Asian Exclusion Laws Asian Exclusion Laws There were a very large number of local, state, and federal laws that were specifically aimed at disrupting the flow of Chinese and Japanese immigrants to the United States. Two of the major laws were the 1882 Chinese Exclusion Act and the 1907-1908 Gentlemans Agreement. Although the laws had some differences, they were quite similar and had similar impacts on the immigrant population. The 1882, Congress enacted the Chinese Exclusion Act, which outlawed Chinese immigration. It also explicitly denied naturalization rights to Chinese, meaning they were not allowed to become citizens, as they were not free whites. Prior to the Chinese Exclusion Act, some 300,000 laborers arrived in California, and the act was intended to primarily prevent the entry of more laborers.
The passage of the Chinese Exclusion Act was the first attempt by congress to ban a group of immigrants based on race or color. The only Chinese that legally entered the United States during the six decades the Exclusion Act was in place were those in “exempted classes” such as merchants, students, diplomats, and travelers (Chan). An unknown number illegally entered through the Canadian and Mexican borders and many others entered as “paper sons.” The act did not prevent Chinese immigration per se; it simply prevented most legal immigration. The 1907-1908 Gentlemans Agreement was the result of a conflict between the San Francisco school board and the Asian (particularly Japanese) community related to school segregation. President Roosevelt made an agreement with the Japanese government. In exchange for the school boards allowing Japanese students to attend white schools in California, the Japanese government agreed to stop issuing passports to laborers.
(Chan) Despite the enactment of the Gentlemans Agreement, some 120,000 Japanese arrived in California during the fifteen years proceeding the agreement (Chan). The two pieces of legislation were similar in that they attempted to halt the immigration of laborers. It seemed the United States government was sending a message that they wanted only educated, professional immigrants from Asian countries, and there was no longer a need for the laborers they once welcomed. The Chinese Exclusion Act and the Gentlemans Agreement were both blatant attempts by the United States to close the door to Asian immigrants. While other pieces of legislation were merely punitive to the immigrants already here, such as the Alien Land Laws and the Foreign Miners Tax, these clearly aimed to deny Asian immigrants entry to the United States.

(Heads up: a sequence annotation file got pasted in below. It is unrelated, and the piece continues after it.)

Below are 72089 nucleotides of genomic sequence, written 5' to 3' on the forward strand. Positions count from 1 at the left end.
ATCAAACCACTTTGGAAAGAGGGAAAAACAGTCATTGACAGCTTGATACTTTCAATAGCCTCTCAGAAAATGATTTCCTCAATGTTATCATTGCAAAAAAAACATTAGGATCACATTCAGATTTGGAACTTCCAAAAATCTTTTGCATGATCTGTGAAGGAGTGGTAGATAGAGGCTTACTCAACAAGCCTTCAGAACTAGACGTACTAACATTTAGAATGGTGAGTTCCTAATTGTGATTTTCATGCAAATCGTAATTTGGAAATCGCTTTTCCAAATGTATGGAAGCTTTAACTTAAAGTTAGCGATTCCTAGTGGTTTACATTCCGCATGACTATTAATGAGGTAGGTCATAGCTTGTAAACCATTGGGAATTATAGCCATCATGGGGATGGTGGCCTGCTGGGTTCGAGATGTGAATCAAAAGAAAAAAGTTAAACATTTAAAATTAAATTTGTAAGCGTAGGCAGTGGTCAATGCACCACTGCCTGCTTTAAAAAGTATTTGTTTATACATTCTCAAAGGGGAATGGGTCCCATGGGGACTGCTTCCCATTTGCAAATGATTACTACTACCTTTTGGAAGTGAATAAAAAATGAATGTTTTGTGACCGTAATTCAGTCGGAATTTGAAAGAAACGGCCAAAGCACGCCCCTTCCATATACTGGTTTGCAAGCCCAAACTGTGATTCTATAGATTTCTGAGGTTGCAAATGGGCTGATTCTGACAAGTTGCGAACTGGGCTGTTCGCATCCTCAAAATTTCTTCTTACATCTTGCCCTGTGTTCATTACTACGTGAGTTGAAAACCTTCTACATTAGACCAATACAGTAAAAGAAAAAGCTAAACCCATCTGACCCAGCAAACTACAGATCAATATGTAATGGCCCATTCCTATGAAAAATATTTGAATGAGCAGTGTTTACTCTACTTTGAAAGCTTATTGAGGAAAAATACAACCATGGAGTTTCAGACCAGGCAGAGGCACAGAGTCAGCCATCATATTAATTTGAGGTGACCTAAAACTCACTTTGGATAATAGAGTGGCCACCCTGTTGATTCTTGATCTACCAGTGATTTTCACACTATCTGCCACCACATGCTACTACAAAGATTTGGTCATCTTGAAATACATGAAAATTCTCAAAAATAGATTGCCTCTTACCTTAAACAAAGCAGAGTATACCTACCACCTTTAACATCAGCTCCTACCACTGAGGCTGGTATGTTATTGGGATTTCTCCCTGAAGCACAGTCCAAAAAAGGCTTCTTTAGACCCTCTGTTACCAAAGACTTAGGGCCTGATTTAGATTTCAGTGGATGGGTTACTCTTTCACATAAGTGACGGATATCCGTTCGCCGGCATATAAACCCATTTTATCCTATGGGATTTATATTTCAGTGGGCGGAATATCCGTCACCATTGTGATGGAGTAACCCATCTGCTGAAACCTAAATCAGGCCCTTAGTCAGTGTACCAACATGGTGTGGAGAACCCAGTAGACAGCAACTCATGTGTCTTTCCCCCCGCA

The Gentlemans Agreement was less restrictive than the Chinese Exclusion Act, as it allowed Japanese women to enter the United States. From the beginning of the Japanese immigration there was an understanding that women would be allowed to enter the U.S., and the Gentlemans Agreement did not rescind that. The Chinese Exclusion Act and the Gentlemans Agreement were quite similar with similar impacts on the immigrant population, although their names suggest otherwise. The Chinese Exclusion Act sounds very harsh, while the Gentlemans Agreement sounds more genteel. Deceptive names aside, the two pieces of legislation were very much the same.